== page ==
Insiza River

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Insiza River
Ekusileni.jpg
Ekusileni pontoon ferry, on the Insiza River downstream of Filabusi, Zimbabwe
Origin Fort Rixon, Zimbabwe
Mouth Mzingwane River
Basin countries Zimbabwe
Avg. discharge 25.9 mm/a unit runoff [1]
Basin area 3,401 km2 [2]

The Insiza River is the principal tributary of the Mzingwane River in Zimbabwe.

It rises near Fort Rixon, Insiza District, and flows into the Mzingwane River near West Nicholson.

Hydrology[edit]

The upper reaches of the Insiza River are ephemeral, but below Silalabuhwa Dam, the river flows for two-thirds of the year.[1]

Major tributaries of the Insiza River include the Inkankezi and Siwaze Rivers.

Cities, Towns and Settlements along the River[edit]

The settlements below have are ordered from the beginning of the river to its end:

Bridges and Crossings[edit]

Croft Bridge on the Insiza River near Filabusi.

There are four main bridges over the Insiza River:

There are also a number of crossing points, including:

  • Ekusileni pontoon (see photo at top of page).

Development[edit]

Silalabuhwa Dam.

In addition to a number of small weirs, there are four dams on the Insiza River:

  • Upper Insiza Dam, near Fort Rixon, built in 1967 with a full supply capacity of 8,829 Mm3.
  • Insiza Dam, previously known as Mayfair Dam and Lake Cunningham, built in 1973, with a full supply capacity of 173,491 Mm3. It supplies water to the City of Bulawayo.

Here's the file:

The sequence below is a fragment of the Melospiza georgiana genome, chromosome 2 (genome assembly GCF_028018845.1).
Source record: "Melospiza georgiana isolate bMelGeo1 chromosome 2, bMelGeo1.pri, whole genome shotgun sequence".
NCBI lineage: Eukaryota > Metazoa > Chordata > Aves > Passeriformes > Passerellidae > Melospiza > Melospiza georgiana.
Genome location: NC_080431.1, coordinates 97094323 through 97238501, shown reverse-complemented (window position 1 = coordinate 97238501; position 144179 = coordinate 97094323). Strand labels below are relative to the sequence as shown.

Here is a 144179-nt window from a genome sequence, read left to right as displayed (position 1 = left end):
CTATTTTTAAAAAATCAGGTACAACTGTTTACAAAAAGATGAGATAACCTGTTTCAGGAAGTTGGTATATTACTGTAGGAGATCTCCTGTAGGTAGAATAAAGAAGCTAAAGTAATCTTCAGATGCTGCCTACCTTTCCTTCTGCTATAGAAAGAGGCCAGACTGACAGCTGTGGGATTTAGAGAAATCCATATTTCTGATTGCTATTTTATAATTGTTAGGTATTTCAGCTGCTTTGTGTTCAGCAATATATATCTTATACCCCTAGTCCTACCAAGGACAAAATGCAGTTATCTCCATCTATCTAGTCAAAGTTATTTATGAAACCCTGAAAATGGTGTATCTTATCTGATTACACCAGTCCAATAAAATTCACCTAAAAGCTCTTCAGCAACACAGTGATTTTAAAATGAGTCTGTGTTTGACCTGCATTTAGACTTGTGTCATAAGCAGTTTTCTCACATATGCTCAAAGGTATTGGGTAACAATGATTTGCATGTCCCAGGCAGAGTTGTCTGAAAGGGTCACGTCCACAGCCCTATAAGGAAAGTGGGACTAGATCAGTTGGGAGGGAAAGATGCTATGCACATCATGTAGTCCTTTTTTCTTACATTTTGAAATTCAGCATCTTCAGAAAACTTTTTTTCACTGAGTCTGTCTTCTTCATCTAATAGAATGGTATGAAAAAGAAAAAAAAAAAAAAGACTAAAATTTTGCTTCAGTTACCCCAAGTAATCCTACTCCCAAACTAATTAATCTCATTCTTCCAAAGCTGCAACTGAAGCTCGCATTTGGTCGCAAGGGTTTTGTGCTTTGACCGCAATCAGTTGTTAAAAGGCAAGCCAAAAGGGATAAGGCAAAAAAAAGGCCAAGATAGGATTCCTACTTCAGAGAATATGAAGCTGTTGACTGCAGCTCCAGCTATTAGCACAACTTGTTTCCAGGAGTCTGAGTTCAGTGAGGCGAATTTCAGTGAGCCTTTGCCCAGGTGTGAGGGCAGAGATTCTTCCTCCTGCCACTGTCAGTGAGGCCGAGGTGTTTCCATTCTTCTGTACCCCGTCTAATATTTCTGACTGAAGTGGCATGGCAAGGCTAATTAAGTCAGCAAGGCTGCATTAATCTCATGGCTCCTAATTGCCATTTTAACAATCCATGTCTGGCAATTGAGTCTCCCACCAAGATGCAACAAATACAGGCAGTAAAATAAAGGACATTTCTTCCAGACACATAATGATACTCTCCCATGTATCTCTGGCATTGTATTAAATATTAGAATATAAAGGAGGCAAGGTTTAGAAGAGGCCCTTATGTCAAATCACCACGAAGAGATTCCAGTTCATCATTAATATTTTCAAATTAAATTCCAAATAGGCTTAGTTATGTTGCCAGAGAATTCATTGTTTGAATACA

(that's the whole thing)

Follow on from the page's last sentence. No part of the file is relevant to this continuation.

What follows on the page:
• Pangani Dam, near Filabusi, built to supply water for Pangani mine (now closed and site of a youth training institute.
  • Silalabuhwa Dam, built in 1966, with a full supply capacity of 23,454 Mm3. It is located near the confluence with the Mzingwane River and supplies water for irrigation and to Colleen Bawn.[3]

References[edit]

  1. ^ a b Kileshye-Onema,J.-M., Mazvimavi, D., Love, D. and Mul, M.L. 2006. Effects of selected dams on river flows of Insiza River, Zimbabwe . Physics and Chemistry of the Earth, 31, 870-875. [1]
  2. ^ Kileshye Onema, J.-M. and van Rooyen, A. 2007. Landuse dynamics in a small watershed of the semi-arid Zimbabwe. American Geophysical Union, Fall Meeting 2007, abstract #B41B-0460 [2]
  3. ^ Chibi, T., Kandori, C. and Makone, B.F. 2005. Mzingwane Catchment Outline Plan. Zimbabwe National Water Authority, Bulawayo.

Coordinates: 20°43′39″S 29°20′34″E / 20.727619°S 29.342666°E / -20.727619; 29.342666